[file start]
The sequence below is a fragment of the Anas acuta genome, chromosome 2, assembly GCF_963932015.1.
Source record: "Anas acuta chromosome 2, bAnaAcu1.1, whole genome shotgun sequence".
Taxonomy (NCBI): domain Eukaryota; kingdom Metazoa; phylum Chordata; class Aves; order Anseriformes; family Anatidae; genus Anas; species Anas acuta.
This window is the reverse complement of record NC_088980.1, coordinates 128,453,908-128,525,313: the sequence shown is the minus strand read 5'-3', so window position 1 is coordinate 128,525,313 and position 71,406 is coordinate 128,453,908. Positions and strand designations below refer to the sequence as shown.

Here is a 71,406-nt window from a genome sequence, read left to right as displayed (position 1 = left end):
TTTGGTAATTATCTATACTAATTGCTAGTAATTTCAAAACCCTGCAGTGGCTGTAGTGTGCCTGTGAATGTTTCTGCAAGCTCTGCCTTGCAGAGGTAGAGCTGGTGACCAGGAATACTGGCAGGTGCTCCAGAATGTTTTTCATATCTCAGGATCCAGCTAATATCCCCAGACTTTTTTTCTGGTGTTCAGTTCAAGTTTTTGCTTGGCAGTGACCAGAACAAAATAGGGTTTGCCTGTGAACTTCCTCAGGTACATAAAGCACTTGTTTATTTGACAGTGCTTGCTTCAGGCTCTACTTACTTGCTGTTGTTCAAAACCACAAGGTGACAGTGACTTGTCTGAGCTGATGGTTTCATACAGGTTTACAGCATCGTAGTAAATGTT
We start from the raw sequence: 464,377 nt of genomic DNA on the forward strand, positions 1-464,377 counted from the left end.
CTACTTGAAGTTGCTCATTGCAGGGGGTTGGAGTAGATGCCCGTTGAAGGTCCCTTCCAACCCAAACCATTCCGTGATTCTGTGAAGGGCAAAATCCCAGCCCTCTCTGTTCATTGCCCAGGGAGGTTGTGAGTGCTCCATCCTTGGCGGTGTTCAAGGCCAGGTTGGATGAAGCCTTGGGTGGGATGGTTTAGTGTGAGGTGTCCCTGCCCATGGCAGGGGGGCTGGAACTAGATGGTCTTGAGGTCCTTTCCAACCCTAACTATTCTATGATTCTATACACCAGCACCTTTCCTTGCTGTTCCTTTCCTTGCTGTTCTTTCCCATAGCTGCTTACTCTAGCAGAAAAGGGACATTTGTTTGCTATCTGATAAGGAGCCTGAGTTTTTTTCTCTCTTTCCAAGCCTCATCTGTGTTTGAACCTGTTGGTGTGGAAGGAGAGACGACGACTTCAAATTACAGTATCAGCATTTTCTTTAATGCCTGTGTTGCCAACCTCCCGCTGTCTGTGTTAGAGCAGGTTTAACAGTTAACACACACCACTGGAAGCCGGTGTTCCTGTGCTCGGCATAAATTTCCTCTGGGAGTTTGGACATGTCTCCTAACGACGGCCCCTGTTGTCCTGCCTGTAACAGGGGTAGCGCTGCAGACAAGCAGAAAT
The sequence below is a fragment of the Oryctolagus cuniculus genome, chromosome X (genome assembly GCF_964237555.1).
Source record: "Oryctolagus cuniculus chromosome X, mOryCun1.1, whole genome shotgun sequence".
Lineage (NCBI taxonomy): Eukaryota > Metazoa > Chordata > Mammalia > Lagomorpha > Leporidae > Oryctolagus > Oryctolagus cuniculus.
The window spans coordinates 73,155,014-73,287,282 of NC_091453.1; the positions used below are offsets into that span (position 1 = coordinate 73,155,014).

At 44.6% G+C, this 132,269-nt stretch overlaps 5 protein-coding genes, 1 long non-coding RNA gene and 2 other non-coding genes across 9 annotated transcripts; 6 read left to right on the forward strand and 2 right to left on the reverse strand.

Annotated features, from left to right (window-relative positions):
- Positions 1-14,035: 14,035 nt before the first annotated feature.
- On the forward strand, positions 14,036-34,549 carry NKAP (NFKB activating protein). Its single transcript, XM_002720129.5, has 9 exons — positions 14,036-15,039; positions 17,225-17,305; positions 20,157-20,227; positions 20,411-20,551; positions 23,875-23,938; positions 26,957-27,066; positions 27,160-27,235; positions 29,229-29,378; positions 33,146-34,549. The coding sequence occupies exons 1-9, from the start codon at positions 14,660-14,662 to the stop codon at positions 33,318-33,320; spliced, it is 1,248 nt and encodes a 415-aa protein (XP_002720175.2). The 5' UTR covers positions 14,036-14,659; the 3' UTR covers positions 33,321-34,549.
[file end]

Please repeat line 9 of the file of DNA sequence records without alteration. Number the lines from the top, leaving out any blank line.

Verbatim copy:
The sequence below is a fragment of the Oryctolagus cuniculus genome, chromosome X (genome assembly GCF_964237555.1).